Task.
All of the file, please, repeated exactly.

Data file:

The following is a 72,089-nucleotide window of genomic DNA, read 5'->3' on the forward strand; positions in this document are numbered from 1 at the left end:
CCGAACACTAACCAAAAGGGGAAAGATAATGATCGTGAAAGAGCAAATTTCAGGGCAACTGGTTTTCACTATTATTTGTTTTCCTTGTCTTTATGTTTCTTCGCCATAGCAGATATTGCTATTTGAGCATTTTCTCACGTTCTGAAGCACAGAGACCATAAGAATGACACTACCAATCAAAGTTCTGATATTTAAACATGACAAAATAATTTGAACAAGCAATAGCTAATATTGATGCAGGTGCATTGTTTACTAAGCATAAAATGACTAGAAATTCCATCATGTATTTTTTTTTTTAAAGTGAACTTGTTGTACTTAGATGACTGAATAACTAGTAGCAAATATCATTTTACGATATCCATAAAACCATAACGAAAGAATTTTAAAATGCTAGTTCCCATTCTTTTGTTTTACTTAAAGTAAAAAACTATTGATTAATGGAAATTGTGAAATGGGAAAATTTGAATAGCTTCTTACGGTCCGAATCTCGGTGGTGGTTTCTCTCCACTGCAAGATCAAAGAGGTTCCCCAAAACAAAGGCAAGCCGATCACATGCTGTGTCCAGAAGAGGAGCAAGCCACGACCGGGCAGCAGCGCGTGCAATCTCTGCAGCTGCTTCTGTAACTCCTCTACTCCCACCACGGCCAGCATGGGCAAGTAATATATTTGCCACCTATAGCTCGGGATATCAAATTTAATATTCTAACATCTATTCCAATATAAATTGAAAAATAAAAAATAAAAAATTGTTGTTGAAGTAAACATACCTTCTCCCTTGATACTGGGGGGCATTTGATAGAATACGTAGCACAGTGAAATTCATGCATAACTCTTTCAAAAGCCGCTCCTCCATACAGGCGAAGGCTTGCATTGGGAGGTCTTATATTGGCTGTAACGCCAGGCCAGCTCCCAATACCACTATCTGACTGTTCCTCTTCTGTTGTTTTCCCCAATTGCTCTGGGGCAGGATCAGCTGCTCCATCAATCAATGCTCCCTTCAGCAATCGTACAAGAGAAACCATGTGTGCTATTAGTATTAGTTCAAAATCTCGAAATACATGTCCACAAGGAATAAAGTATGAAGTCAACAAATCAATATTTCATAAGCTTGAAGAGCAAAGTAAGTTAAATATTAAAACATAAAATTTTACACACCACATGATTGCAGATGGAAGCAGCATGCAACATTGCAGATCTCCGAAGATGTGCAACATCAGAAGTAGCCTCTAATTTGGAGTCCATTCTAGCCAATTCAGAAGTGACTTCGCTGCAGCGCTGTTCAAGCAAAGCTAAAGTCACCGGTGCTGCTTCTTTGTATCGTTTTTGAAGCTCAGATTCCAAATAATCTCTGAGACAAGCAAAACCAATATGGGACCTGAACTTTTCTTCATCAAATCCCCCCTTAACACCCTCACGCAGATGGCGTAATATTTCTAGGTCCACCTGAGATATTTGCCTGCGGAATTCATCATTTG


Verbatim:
The following is a 72,089-nucleotide window of genomic DNA, read 5'->3' on the forward strand; positions in this document are numbered from 1 at the left end:
CCGAACACTAACCAAAAGGGGAAAGATAATGATCGTGAAAGAGCAAATTTCAGGGCAACTGGTTTTCACTATTATTTGTTTTCCTTGTCTTTATGTTTCTTCGCCATAGCAGATATTGCTATTTGAGCATTTTCTCACGTTCTGAAGCACAGAGACCATAAGAATGACACTACCAATCAAAGTTCTGATATTTAAACATGACAAAATAATTTGAACAAGCAATAGCTAATATTGATGCAGGTGCATTGTTTACTAAGCATAAAATGACTAGAAATTCCATCATGTATTTTTTTTTTTAAAGTGAACTTGTTGTACTTAGATGACTGAATAACTAGTAGCAAATATCATTTTACGATATCCATAAAACCATAACGAAAGAATTTTAAAATGCTAGTTCCCATTCTTTTGTTTTACTTAAAGTAAAAAACTATTGATTAATGGAAATTGTGAAATGGGAAAATTTGAATAGCTTCTTACGGTCCGAATCTCGGTGGTGGTTTCTCTCCACTGCAAGATCAAAGAGGTTCCCCAAAACAAAGGCAAGCCGATCACATGCTGTGTCCAGAAGAGGAGCAAGCCACGACCGGGCAGCAGCGCGTGCAATCTCTGCAGCTGCTTCTGTAACTCCTCTACTCCCACCACGGCCAGCATGGGCAAGTAATATATTTGCCACCTATAGCTCGGGATATCAAATTTAATATTCTAACATCTATTCCAATATAAATTGAAAAATAAAAAATAAAAAATTGTTGTTGAAGTAAACATACCTTCTCCCTTGATACTGGGGGGCATTTGATAGAATACGTAGCACAGTGAAATTCATGCATAACTCTTTCAAAAGCCGCTCCTCCATACAGGCGAAGGCTTGCATTGGGAGGTCTTATATTGGCTGTAACGCCAGGCCAGCTCCCAATACCACTATCTGACTGTTCCTCTTCTGTTGTTTTCCCCAATTGCTCTGGGGCAGGATCAGCTGCTCCATCAATCAATGCTCCCTTCAGCAATCGTACAAGAGAAACCATGTGTGCTATTAGTATTAGTTCAAAATCTCGAAATACATGTCCACAAGGAATAAAGTATGAAGTCAACAAATCAATATTTCATAAGCTTGAAGAGCAAAGTAAGTTAAATATTAAAACATAAAATTTTACACACCACATGATTGCAGATGGAAGCAGCATGCAACATTGCAGATCTCCGAAGATGTGCAACATCAGAAGTAGCCTCTAATTTGGAGTCCATTCTAGCCAATTCAGAAGTGACTTCGCTGCAGCGCTGTTCAAGCAAAGCTAAAGTCACCGGTGCTGCTTCTTTGTATCGTTTTTGAAGCTCAGATTCCAAATAATCTCTGAGACAAGCAAAACCAATATGGGACCTGAACTTTTCTTCATCAAATCCCCCCTTAACACCCTCACGCAGATGGCGTAATATTTCTAGGTCCACCTGAGATATTTGCCTGCGGAATTCATCATTTG